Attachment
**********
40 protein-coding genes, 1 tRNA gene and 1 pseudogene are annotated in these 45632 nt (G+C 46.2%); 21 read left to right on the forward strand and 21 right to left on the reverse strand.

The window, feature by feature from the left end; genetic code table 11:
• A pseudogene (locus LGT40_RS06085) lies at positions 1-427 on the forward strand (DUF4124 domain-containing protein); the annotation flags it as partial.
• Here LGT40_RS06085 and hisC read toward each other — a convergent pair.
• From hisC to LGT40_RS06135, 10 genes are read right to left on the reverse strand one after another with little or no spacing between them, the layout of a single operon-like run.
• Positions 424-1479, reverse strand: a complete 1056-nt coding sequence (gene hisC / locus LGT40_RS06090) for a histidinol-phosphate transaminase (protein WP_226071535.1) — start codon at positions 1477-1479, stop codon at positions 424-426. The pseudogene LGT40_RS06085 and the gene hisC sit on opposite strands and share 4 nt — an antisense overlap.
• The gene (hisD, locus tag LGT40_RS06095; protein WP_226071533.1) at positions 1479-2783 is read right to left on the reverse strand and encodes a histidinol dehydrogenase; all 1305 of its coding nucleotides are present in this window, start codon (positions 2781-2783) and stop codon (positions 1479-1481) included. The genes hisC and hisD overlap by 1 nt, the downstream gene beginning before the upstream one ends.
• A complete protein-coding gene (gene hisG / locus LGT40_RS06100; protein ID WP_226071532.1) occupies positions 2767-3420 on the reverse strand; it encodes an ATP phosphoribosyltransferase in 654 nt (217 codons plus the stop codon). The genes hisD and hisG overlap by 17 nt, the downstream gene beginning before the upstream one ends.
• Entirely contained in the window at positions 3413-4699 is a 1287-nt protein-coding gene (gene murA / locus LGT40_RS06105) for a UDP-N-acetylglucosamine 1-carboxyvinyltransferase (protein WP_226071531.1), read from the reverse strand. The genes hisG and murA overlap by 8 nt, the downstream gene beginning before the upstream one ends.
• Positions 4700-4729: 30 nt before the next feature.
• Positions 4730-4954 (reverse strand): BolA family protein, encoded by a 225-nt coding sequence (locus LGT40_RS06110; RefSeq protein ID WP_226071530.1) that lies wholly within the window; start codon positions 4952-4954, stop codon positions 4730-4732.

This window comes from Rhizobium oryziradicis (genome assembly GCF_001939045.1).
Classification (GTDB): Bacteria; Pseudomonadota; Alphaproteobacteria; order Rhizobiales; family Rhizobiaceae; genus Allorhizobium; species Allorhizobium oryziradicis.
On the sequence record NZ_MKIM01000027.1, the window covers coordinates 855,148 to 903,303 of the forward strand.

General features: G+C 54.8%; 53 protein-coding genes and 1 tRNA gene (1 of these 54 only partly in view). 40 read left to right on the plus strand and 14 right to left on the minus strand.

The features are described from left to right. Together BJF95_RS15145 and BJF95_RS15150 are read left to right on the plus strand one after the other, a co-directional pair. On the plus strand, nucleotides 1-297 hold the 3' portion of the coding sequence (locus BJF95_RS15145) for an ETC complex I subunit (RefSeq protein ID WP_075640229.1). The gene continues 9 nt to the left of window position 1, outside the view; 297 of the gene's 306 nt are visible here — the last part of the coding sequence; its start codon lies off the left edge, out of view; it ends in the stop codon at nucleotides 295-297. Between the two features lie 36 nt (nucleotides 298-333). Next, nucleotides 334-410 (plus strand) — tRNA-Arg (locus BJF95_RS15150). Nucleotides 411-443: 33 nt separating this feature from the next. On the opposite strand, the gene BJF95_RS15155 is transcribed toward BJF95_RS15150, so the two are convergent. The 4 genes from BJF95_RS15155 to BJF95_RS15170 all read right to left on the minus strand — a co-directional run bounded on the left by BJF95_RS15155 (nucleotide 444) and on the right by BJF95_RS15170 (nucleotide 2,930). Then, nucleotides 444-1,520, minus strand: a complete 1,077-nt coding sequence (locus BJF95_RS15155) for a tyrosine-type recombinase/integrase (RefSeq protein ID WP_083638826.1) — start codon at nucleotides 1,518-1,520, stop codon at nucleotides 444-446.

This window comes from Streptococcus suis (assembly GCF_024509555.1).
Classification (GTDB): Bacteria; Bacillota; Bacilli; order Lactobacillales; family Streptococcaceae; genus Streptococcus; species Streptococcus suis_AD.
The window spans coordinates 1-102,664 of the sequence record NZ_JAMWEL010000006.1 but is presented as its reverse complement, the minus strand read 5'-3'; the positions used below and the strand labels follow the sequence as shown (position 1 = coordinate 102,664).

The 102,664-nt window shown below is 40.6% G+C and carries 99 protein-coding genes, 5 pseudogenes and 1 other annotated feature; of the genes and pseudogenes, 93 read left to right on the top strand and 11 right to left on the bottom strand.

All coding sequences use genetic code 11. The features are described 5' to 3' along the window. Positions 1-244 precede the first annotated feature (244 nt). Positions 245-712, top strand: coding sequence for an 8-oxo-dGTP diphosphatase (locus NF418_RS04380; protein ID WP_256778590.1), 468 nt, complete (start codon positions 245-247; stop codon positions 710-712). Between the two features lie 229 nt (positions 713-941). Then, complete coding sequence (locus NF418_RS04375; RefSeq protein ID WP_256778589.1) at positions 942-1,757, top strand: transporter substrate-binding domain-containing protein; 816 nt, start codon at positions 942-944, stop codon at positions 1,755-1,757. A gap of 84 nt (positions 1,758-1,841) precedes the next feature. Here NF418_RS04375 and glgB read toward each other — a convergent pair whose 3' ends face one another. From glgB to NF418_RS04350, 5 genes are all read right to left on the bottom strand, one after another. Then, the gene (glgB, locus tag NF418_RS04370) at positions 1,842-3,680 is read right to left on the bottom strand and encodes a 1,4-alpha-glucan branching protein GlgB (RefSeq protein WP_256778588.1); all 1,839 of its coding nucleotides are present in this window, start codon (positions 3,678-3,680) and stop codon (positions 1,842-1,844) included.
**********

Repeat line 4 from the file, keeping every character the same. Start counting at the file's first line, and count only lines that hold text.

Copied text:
• Here LGT40_RS06085 and hisC read toward each other — a convergent pair.